..and google lead me to this page.
    What's the current consensus on it ?

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  33. The update needs your Windows 7 to be Genuine. If I am not wrong MS has initiated a new policy for SP 1 welcoming. We may not upgrade to SP 1 if we are running non-genuine (read pirated) Windows 7.

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  34. This KB article popped up again today in my choices to download (in the UK). By default it is un-ticked. There also appears to be a proper KB article for it this time, complete with a list of all files affected.

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  35. Interestingly, the KB article says it does not require rebooting but my Windows Update said it might. Not being able to uninstall something is a bit unnerving but I installed it this time. No apparent issues.

    I only just received the update today. Looks like it might be a "slow push" so that only small numbers of people get the update at a time instead of everyone all at once.

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  36. I installed it and my legal copy of Windows...now isn't!

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  37. No problems here. None of the WGA components appear to be updated with this update. Maybe something tripped WGA on your system? This post:

    http://social.technet.microsoft.com/Forums/en/w7itprosecurity/thread/1c3ddce6-ebc0-4e47-8b87-d2591cd87612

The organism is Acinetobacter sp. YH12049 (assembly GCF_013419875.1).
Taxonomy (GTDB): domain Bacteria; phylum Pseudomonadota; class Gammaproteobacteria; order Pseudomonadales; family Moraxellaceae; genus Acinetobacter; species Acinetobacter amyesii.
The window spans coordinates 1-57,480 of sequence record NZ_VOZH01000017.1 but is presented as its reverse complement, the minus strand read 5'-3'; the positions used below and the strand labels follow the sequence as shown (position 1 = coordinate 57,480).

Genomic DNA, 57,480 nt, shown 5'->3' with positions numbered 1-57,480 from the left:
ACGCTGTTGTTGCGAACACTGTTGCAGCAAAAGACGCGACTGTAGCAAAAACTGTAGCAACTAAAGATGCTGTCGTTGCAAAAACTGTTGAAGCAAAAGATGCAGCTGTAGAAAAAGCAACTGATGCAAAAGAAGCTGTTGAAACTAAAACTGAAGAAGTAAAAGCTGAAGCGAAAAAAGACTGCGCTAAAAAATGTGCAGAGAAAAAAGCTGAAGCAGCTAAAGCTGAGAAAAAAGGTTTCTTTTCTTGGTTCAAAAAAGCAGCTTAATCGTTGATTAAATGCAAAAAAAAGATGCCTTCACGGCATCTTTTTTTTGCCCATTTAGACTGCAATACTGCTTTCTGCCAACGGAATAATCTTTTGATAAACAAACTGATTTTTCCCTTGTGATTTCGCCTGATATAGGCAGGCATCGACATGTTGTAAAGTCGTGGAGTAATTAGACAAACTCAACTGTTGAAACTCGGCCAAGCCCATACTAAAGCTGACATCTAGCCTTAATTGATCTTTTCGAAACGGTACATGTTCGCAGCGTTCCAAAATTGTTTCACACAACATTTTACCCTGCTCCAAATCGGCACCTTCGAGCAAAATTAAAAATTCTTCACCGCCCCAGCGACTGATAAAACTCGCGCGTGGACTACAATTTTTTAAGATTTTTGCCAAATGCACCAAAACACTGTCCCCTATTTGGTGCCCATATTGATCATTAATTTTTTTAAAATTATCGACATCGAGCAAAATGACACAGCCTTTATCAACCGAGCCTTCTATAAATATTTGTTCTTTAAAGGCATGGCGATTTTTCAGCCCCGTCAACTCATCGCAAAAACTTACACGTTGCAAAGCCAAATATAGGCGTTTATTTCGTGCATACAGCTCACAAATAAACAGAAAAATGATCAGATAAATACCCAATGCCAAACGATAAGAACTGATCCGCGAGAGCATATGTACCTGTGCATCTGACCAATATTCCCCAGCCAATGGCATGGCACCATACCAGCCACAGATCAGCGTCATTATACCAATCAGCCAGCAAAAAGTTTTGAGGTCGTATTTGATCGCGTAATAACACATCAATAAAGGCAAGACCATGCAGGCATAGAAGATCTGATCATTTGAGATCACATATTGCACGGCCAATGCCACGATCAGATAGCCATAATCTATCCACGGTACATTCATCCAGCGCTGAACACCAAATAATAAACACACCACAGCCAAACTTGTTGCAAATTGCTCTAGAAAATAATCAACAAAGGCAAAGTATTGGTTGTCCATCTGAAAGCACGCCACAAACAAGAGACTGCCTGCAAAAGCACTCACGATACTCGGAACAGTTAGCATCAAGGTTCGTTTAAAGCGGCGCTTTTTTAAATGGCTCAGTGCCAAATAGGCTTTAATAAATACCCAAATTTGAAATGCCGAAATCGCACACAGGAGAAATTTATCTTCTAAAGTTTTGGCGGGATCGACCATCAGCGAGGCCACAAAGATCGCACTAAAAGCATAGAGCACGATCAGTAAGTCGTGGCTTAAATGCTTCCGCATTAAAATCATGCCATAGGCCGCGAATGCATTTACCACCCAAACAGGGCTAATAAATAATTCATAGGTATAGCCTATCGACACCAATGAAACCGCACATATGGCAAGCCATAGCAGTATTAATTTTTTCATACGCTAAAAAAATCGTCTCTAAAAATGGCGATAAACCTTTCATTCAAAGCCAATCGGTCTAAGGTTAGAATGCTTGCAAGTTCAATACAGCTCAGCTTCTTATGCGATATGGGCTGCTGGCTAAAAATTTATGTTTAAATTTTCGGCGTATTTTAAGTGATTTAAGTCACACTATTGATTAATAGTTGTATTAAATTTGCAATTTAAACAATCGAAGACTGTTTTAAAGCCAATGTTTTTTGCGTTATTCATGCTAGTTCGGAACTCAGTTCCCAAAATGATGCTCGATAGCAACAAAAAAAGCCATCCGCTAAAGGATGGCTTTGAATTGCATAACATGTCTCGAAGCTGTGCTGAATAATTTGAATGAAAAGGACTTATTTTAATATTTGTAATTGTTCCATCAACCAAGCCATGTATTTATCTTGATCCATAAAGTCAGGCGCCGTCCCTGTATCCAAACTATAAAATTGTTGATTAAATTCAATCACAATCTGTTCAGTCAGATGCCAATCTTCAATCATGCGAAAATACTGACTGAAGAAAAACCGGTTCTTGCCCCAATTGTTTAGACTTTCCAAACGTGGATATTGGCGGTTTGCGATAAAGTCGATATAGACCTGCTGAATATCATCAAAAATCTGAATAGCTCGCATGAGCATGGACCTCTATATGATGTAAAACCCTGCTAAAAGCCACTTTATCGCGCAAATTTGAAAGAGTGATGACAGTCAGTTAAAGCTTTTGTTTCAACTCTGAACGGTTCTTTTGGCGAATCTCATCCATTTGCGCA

Might help you.

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  38. This update was applied automatically by windows update yesterday, and this morning I now have no LAN connectivity. DHCP fails to obtain an IP address. My copy of Win7 is genuine.

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  39. Didn't install it when it appeared localized one month ago. But it was applied automatically yesterday. All my former restore points were listed, but suddenly, they disappeared. Anyway, no problem until now.
    (Why does Microsoft not apply updates automatically, for web browser, for example?)

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  40. Some news: it looks like, for some reason, the parameters of Windows Update I set (just check for updates, do not install nor download any of them and let me the choice), changed to "Automatically install updates" before this KB976902 got installed. Now I saw it, I wanted to change and return to my previous settings. Windows does not like it, as I have the Action Center icon in the task bar all the time, with the message "Change your Windows Update settings"...